Schematic representation of the all‐organic battery concept, chemical structures/naming and polymerization method. The trimeric precursors (a) were used in the post‐deposition polymerization procedure (b) to form polymers with similar characteristics to those formed from monomeric units. In post‐deposition polymerization, the trimer is first dissolved in an organic electrolyte, followed by drop casting and drying. Subsequently, the trimer film is oxidized, either i) electrochemically in an aqueous 0.5 m H2SO4 solution by cyclic voltammetry between 0.0 and 1.21 V vs. SHE at 10 mV s−1 or by applying a potential of 0.81 V vs. SHE for 3000 s or ii) chemically by immersion into an acidic aqueous solution containing 1 m FeCl3 as oxidant, resulting in the formation of a black polymer layer. The anode material (c) consisted of pEP(NQ)E, which was formed by oxidative polymerization of EP(NQ)E. Similarly, the cathode material pEP(QH2)E (d) was formed from EP(QH2)E. Conductivity was achieved from a polythiophene backbone (e) that was oxidized/doped, for example, with HSO4. The battery (middle) was assembled as an all‐organic proton battery using 0.5 m H2SO4 (aq) electrolyte, which enabled a rocking‐chair motion of the protons. The anode and cathode redox activity relies on the two‐electron two‐proton (2e2 H) redox process of the pendants (f and g). When the battery is charged, the quinone pendant groups are in the Q and NQH2 states, for the positive electrode (cathode) and negative electrode (anode), respectively. During discharge, the active cathode material is converted to QH2 while the anode is converted to NQ. E=3,4‐ethylenedioxythiophene; NQ=naphthoquinone; NQH2=naphthohydroquinone; P=3,4‐propylenedioxythiophene; p=polymerized; Q=benzoquinone; QH2=hydroquinone. Angewandte Chemie International Edition (2020). DOI: 10.1002/anie.202001191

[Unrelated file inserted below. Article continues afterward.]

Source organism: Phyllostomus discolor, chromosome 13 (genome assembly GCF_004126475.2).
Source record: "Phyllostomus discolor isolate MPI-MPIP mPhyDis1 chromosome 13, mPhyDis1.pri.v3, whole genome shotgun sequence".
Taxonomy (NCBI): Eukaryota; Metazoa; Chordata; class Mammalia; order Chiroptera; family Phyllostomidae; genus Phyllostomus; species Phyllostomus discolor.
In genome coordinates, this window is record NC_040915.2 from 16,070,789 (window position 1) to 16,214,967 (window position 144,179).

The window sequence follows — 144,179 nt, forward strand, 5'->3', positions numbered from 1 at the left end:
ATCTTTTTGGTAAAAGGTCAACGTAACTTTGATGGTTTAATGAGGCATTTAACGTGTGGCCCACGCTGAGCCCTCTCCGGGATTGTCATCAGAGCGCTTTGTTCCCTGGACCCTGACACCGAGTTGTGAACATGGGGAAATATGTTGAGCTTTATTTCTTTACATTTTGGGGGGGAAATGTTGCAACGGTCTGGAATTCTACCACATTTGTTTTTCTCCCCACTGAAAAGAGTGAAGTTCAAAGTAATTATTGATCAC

Sustainable energy storage is in great demand. Researchers at Uppsala University have therefore developed an all-organic proton battery that can be charged in a matter of seconds. The battery can be charged and discharged over 500 times without any significant loss of capacity. Their work has been published in the scientific journal Angewandte Chemie.

The researchers have been able to demonstrate that their battery can be easily charged using a solar cell. Charging can also be accomplished without the aid of the advanced electronics that, for example, require. Another advantage of the battery is that it is unaffected by ambient temperature.

"I'm sure that many people are aware that the performance of standard batteries declines at low temperatures. We have demonstrated that this organic battery retains properties such as capacity down to as low as -24°C," says Christian Strietzel of Uppsala University's Department of Materials Science and Engineering.

A great many of the batteries manufactured today have a major environmental impact, not least due to the mining of the metals used in them.

"The point of departure for our research has therefore been to develop a battery built from elements commonly found in nature and that can be used to create organic battery materials," explains Christian Strietzel.

For this reason, the research team has chosen quinones as the active material in their battery. These organic carbon compounds are plentiful in nature, among other things occurring in photosynthesis. The characteristic of quinones that researchers have utilised is their ability to absorb or emit , which of course only contain protons, during charging and discharging.

An acidic aqueous solution has been used as an electrolyte, the vital component that transports ions inside the battery. As well as being environmentally friendly, this also provides a safe battery free from the hazard of explosion or fire.

"There remains a great deal of further development to be done on the battery before it becomes a household item; however, the proton we have developed is a large stride towards being able to manufacture sustainable organic batteries in future," says Christian Strietzel.

More information: Christian Strietzel et al. An aqueous conducting redox polymer based proton battery that can withstand rapid constant‐voltage charging and sub‐zero temperatures, Angewandte Chemie International Edition (2020). DOI: 10.1002/anie.202001191

Journal information: Angewandte Chemie , Angewandte Chemie International Edition

Provided by Uppsala University